North Portland’s streets continue to evolve as a combination of neighborhood demands, City of Portland paving projects, and opportunistic activism are coming together to make significant changes to bikeways.
I’m sensing a disturbance in the Force. Various respected sources and a general feeling of uneasiness in my bones tells me that tonight’s open house for the City of Portland’s Lincoln-Harrison Neighborhood Greenway Enhancement project will be very consequential.
In other words, there’s auto traffic diversion on the table — specifically a duo of semi-diverters on Lincoln on both sides of 50th — and a lot of very loud and very angry people are opposed to them. Yes, there are lots of people who support the diverters at 50th, but from what I’ve heard the nos have it.
As we reported last month, the Mt Tabor Neighborhood Association voted 45-5 against the diverters at 50th. And that opposition has continued. Yesterday someone went door-to-door and passed out this flyer:
With two new traffic diverters installed in the past week, the City of Portland continues to fulfill its promise to defend the low-stress biking environment on neighborhood greenways.
This dispatch from the street comes from contributor/subscriber Ted Timmons
There’s been a lot of coverage of the SE Ankeny bikeway improvements and the city posted their plans, but I rolled through there Friday and noticed it’s actually becoming a reality. The diverter is diagonal with two exceptions: the center section is in line with the bike path and one side of the diverter had to be placed differently to accommodate a manhole cover.
It’s been almost two years since we started reporting on the call by some Portlanders for traffic diverters on Clinton Street, one year since Mayor Charlie Hales and Commissioner Steve Novick approved them, and five months since two were installed.
So as the city prepares for similar diverters on Ankeny and considers them someday on Northeast 7th, we wondered: How are things going? I spent 90 minutes on Clinton Wednesday during the evening rush hour to ask passers-by what they thought.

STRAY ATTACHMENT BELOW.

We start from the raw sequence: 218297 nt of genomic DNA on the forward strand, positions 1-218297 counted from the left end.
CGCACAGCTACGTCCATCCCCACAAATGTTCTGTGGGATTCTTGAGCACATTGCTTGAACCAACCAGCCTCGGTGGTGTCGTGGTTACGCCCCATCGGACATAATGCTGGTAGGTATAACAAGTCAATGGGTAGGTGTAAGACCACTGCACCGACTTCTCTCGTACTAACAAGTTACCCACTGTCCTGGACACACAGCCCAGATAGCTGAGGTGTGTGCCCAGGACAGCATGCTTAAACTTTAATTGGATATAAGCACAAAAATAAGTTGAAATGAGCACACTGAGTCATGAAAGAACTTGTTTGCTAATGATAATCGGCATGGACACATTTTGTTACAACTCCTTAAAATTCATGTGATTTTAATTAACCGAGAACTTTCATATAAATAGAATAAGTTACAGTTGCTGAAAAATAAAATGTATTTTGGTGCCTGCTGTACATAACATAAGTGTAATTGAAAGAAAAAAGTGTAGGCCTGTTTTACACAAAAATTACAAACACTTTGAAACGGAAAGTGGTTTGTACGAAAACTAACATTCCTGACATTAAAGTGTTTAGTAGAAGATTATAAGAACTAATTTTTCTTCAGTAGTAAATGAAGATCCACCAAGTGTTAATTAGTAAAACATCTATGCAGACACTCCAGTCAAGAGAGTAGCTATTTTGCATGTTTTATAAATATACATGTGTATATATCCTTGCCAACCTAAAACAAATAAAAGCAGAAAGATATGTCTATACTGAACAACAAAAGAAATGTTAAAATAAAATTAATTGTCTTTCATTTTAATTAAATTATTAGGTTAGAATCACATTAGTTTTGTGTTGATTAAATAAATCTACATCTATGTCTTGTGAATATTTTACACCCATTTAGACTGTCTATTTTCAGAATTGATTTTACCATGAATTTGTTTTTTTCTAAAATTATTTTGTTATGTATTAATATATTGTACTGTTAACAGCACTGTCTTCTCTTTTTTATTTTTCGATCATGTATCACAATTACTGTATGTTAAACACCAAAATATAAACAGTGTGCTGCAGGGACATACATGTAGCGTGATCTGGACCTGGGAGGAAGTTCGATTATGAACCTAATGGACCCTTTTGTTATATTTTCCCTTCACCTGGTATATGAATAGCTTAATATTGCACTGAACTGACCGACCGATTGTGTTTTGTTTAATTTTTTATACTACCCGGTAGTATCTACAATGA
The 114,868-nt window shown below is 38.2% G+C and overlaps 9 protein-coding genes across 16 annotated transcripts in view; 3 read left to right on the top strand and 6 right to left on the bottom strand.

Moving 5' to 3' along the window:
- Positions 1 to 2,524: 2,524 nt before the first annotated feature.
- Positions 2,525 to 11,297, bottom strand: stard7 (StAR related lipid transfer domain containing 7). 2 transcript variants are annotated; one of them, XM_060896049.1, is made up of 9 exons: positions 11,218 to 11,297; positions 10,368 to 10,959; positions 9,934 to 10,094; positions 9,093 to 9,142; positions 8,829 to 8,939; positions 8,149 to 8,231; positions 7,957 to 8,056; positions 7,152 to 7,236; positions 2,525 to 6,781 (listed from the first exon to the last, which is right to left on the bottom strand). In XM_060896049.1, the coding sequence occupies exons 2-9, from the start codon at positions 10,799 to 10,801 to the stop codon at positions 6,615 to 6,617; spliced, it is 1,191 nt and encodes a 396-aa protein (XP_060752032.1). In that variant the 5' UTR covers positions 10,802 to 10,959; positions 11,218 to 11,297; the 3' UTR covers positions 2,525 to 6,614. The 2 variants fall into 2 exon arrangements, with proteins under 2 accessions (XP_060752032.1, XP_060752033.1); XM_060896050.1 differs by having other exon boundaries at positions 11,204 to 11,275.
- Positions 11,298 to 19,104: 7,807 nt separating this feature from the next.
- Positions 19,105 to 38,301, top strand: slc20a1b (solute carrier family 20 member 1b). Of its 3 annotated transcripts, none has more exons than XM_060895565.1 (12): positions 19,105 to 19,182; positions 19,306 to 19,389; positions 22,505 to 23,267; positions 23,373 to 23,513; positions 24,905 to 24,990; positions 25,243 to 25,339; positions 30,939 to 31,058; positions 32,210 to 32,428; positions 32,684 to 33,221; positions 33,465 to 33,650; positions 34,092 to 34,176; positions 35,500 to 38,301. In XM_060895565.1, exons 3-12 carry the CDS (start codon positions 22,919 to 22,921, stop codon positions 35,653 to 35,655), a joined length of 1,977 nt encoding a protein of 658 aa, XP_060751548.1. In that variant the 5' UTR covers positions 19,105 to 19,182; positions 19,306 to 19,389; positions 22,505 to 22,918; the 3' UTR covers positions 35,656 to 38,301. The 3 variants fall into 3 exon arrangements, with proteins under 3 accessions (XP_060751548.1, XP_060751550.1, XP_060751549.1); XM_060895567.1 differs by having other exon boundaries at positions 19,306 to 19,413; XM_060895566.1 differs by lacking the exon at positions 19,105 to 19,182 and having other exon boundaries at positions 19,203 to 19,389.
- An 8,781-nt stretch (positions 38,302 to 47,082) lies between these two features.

Here’s what people said…
Let no one say that Terry Dublinski-Milton lacks vision.
The advocate for better neighborhood greenways — back in 2012, before he teamed up with BikeLoudPDX, the Southeast Uplift neighborhood coalition and other groups, he founded a niche greenway advocacy campaign called C.O.P.I.N.G. with Bikes — unveiled a map yesterday of what it’d look like if traffic diversion were required “at or near every greenway crossing of a neighborhood collector, corridor or civic corridor” in inner northeast Portland.
Neighborhood greenways are low-traffic, low-stress side streets, mostly developed in Vancouver BC and Portland, that have become the backbone of Portland’s biking network. The city has long used diverters to reduce auto traffic on a a street; last year it created formal guidlines for determining when to install a diverter to keep auto traffic on a neighborhood greenway below 2,000.
The debate over the best route for a future NE 7th/9th neighborhood greenway is, for the moment, largely about appearances. But in this week’s battle for appearances, backers of a 7th Avenue route are definitely winning.
As we mentioned in Monday’s coverage of this issue, an anonymous supporter of a 9th Avenue route launched a petition on Sunday in which he or she suggested that a 7th Avenue route would send traffic spilling onto other small residential streets. As of this writing, it’s got 50 signatures.
Yesterday morning, resident Montse Shepherd started a competing petition in favor of a 7th Avenue route, itemizing 16 reasons for that route. 26 hours later, it’s drawn 368 signatures.
Advocates for turning NE 7th Avenue into a low-stress neighborhood greenway scored a significant victory this month, but opponents of that change are pushing back.